The Snowshoe cat also generally gets along well with dogs. Since she likes to play, she is suitable for dealing with children under this aspect. Small children can, however, run counter to the Snowshoe cat’s need for rest. Therefore, this constellation is not recommended. Because the gentle, sensitive cat creature doesn’t like the hustle and bustle and, above all, no loud surroundings! The Snowshoe has many facets that make a life by your side exciting and, above all, very pleasant. With her, the characteristics of her first parents result in a unique mixture: She combines the curiosity and temperament of the Siamese with the calm and serenity of the American Shorthair. In terms of velvet-pawed beauty, it is very important that you, as the potential owner, deal with your requirements in detail so that they can both enjoy each other and your beloved kitty leads a life that suits her nature. It almost seems as if the Snowshoe cat feels like a highly sensitive person.

So she probably feels comfortable with an owner who has a need for rest that is as strong as she does. With all the need for rest, by the way, she also needs to be informed. Since she has a pleasant voice, this is perceived as nice. The person at the side of a Snowshoe cat should be very sensitive and develop a feeling for when the stimuli of the environment overwhelm his beloved cat – and adapt accordingly to his velvet-pawed and sensitively animated nature and his needs. Give your cat the opportunity to retreat into its cat tunnel or another sheltered place if there is too much outside stimulation.

At the same time, her human roommate should also offer her lots of stimulation through playing together and through a good company. The best way to challenge your curiosity and intelligence is to play intelligence games. In addition, the Snowshoe needs opportunities to hunt, because it is a good hunter and likes to cultivate this talent. She also appreciates climbing opportunities. A scratching post with several levels is therefore essential. When not hunting, playing, or climbing – or even then – the Snowshoe cat exudes a dignified calm that carries over to the two-legged friend at your side.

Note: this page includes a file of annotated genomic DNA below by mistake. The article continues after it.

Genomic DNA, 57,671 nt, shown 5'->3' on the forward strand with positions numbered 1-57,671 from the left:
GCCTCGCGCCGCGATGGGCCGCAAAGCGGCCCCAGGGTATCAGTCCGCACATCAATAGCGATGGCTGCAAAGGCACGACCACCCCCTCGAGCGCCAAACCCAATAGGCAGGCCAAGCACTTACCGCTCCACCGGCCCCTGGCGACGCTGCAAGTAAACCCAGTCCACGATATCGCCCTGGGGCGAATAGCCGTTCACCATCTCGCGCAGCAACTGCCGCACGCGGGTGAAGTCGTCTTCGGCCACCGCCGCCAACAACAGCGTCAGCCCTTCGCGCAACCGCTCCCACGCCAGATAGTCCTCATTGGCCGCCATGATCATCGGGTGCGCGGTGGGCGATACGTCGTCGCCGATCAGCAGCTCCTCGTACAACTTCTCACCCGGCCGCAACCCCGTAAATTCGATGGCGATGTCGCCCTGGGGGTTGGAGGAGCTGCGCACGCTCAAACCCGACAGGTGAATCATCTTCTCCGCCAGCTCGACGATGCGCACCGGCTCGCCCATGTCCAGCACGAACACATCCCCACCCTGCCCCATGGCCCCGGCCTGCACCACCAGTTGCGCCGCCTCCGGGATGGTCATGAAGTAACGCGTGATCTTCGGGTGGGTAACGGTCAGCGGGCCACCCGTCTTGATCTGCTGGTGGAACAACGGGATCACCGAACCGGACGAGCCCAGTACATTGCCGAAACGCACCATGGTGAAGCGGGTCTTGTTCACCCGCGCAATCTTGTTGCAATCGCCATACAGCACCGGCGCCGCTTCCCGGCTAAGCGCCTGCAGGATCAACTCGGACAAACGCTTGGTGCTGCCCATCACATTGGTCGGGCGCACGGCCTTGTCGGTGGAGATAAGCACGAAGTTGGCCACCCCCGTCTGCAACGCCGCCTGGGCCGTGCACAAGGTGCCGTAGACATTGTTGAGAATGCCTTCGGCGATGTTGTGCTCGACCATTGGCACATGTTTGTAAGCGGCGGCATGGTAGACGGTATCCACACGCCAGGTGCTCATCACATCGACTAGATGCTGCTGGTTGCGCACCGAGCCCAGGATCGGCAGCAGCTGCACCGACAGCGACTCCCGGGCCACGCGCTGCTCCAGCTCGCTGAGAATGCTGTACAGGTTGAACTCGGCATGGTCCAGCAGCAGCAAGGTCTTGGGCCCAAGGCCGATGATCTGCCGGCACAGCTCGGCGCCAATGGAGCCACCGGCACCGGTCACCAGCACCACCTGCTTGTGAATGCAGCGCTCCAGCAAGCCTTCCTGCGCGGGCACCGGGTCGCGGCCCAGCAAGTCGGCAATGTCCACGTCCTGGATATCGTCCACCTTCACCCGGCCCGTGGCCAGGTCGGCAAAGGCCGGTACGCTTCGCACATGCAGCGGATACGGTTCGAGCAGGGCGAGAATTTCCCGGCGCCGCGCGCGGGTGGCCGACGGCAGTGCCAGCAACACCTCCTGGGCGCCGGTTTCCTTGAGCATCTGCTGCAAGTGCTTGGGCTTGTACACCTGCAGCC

Snowshoe Diet

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As a true American, the Snowshoe likes to eat large portions of meat. It needs a fairly high percentage to get enough fat and protein. Cats can only process carbohydrates to a limited extent. She could become overweight from ingesting too many carbohydrates. These could also lead to diabetes in the further course. If in doubt, always ask your trusted veterinarian. They will be happy to give you competent advice on the Snowshoe cat’s eating habits. Your cat decides everything else.

With stimulated eating with a lot of appetites, your roommate kitty tells you in no uncertain terms that she likes it. For the size of the portions to be fed, it is important, among other things, whether your beloved cat is an outdoor cat or an indoor cat and whether it is spayed or neutered. The Snowshoe cat likes to eat throughout the day. So your cat food should always be accessible and fresh. Don’t overdo it with treats. It is important to comply with the nutritional requirements of your roommate kitty.

This is probably also due to the fact that this breed has not been around for too long and there are relatively few specimens of it. So far, in connection with the Snowshoe, the typical cat diseases, but no specific diseases that can be traced back to the special breeding, have been identified. In principle, however, it is not unlikely that the Snowshoe cat could be predisposed to similar breed-typical diseases due to its Siamese origin. You should have your snowshoe vaccinated against cat disease and cat flu when you are a kitten. Outdoor cats should also be vaccinated against rabies and leukosis. Make sure you also think about the subsequent booster vaccinations.

The Right Snowshoe Cat Breeder

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Do not buy the kittens from a “hobby breeder” who does not belong to a club. Sometimes dubious offers can be found in classified ads. They are usually characterized by a noticeably low price and come from people who breed without precise knowledge of genetic connections. Such offers are not advisable. If you want to take in a Snowshoe cat, you should definitely contact a reputable breeder. They can provide you with the cat’s pedigree. This is the only way you can be sure that you are getting a cat that is not genetically predisposed – and with a very good chance of a healthy life by your side.